Houston Maritime Attorney
At Patrick Daniel Law, our Houston maritime lawyers are exceptional to deal with difficult maritime injury cases that other Houston maritime law offices see as excessively intricate. Houston maritime injury regulation, also known as admiral’s office regulation, has a great deal of quirks and inconsistencies. It takes an accomplished maritime injury attorney to have the option to see these inconsistencies, and we track down them each case that makes it to our Houston regulation office.
Houston Maritime Attorney
Houston maritime workers are in a difficult spot in some maritime cases. In other maritime injury cases, they enjoy some benefits in support of themselves. But just a skilled Houston maritime attorney will actually want to figure everything out. So, whether you’re in Houston, Harris County, Pasadena, Baytown or the outlying suburbs, on the off chance that you’ve been injured at sea and are needing a Houston maritime injury attorney, Patrick Daniel Law is here to help. Contact our Houston maritime lawyers for a free consultation.
Patrick Daniel is a symbol among Houston maritime attorneys, acquiring the distinction through 20 years of maritime regulation in Houston, Texas and around the Gulf Coast.
Patrick Daniel has argued maritime injury cases from the two sides and has extensive experience, not just in the manner in which Houston maritime regulations cases continue, but also in the work that goes on at sea by employees of hundreds of Houston maritime companies.
Here is a short list of the types of Houston maritime injury cases he has dealt with in both Texas and elsewhere:
- Raise rig accidents
- Deck accidents
- Tugboat accidents
- Oil stage accidents
- Barge accidents
- Business fishing accidents
- Freight ship accidents
- Shipyard accidents
In the event that you sustained a maritime injury in Houston similar to the abovementioned, and would like a free consultation with our Houston maritime lawyers,
HOUSTON MARITIME LAW
Houston is much more than oil and aerospace. A new study showed that Houston, TX is the No. 2 city in the country for jobs associated with maritime through the moving of freight between U.S. ports. Just close by New Orleans has more workers in the maritime industry. At the point when you include the workers from all Texas ports, it puts Texas as the No. 3 state in the U.S. in freight transportation between American ports.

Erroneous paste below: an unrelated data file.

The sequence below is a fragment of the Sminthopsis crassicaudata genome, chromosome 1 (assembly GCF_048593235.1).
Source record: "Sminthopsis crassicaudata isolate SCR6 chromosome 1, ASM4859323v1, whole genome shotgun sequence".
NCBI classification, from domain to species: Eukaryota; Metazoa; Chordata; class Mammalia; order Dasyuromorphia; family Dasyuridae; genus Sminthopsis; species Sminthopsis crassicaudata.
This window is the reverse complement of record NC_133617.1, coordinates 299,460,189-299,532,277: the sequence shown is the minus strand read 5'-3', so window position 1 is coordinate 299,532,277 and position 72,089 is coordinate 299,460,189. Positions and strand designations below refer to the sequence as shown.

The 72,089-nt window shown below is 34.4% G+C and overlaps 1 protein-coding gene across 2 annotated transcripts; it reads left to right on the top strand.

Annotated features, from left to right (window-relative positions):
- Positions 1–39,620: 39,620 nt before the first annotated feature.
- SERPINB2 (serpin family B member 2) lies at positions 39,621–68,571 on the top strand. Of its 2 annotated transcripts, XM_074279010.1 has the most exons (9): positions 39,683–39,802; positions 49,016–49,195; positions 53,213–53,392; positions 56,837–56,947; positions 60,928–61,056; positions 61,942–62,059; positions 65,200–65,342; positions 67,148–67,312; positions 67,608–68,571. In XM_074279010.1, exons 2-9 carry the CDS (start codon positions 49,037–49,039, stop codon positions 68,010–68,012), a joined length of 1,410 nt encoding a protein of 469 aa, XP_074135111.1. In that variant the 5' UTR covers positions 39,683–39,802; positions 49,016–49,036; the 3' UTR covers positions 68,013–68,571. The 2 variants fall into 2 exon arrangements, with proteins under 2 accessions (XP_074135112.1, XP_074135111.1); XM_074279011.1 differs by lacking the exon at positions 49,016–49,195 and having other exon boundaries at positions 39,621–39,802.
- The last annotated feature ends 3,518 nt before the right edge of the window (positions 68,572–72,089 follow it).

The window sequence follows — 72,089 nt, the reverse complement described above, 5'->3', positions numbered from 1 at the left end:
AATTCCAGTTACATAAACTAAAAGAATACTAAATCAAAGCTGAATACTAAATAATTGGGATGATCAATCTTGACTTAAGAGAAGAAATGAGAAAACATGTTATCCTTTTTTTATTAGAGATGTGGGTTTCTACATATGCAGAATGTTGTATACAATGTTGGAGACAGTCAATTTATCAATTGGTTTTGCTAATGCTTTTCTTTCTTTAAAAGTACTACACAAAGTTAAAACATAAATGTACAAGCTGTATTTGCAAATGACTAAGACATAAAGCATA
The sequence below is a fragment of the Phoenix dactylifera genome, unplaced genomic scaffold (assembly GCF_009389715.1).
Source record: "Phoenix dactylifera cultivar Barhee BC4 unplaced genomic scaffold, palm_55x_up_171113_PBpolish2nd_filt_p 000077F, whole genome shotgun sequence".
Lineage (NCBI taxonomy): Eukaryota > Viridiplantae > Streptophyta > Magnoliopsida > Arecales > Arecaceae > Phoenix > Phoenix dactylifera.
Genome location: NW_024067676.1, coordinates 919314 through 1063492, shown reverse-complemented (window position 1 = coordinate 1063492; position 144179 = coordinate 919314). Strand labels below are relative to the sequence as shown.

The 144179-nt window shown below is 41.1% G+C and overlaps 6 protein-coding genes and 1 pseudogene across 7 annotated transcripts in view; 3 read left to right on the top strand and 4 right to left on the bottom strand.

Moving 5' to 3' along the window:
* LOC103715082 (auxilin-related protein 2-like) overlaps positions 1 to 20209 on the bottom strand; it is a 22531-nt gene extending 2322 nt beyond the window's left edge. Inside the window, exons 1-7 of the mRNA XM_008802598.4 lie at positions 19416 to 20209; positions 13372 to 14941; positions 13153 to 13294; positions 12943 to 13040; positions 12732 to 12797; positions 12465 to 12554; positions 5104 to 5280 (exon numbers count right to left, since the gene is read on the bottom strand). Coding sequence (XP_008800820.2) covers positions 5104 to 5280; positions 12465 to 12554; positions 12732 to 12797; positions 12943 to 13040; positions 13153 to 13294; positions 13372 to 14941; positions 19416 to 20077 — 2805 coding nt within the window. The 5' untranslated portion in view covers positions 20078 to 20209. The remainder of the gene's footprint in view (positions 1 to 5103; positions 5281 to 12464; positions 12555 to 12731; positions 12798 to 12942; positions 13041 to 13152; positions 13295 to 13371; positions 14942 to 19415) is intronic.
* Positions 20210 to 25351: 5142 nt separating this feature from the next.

The Port of Houston includes more than 200 private and public terminals, taking care of north of 8200 seagoing vessels and 215,000 barges consistently. Thousands of maritime employees call the Houston region home.
It should not shock anyone, then, at that point, that there are a multitude of maritime injury cases in Houston. Maritime workers who are injured at sea don’t have a considerable lot of the recourses that land-based workers do, and frequently need to employ a maritime injury lawyer in Houston to safeguard their rights and assist them with recuperating losses that stem from their maritime injury.
HOUSTON MARITIME ATTORNEYS
Houston maritime lawyers are plentiful, and they know basically everything there is to know about office of the chief naval officer regulation (maritime regulation, but experience is critical. As a tip top maritime injury lawyer, founder Patrick Daniel has prosecuted hundreds of maritime injury cases and has substantial recoveries for his clients.
But this process requires in excess of a successful courtroom attorney. Maritime work is grueling, unforgiving and crude, and any Houston, Texas lawyer who aspires to represent maritime workers would be advised to know the work as well as he knows the law. That sets Patrick Daniel Law in front of other law offices in Houston, Texas. He knows the work. He filled in Louisiana and has 20 years’ involvement with prosecuting maritime cases – some of it from the opposite side of the courtroom.
WORKING AT SEA – IT’S A DIFFERENT WORLD OUT THERE
There are in a real sense hundreds of maritime companies in Houston, and despite the fact that they guarantee to see the value in their employees and the sacrifices they make, you’re just a single fall on a slippery deck or one tumbling bed of freight in weighty seas from discovering how much or how little they truly care.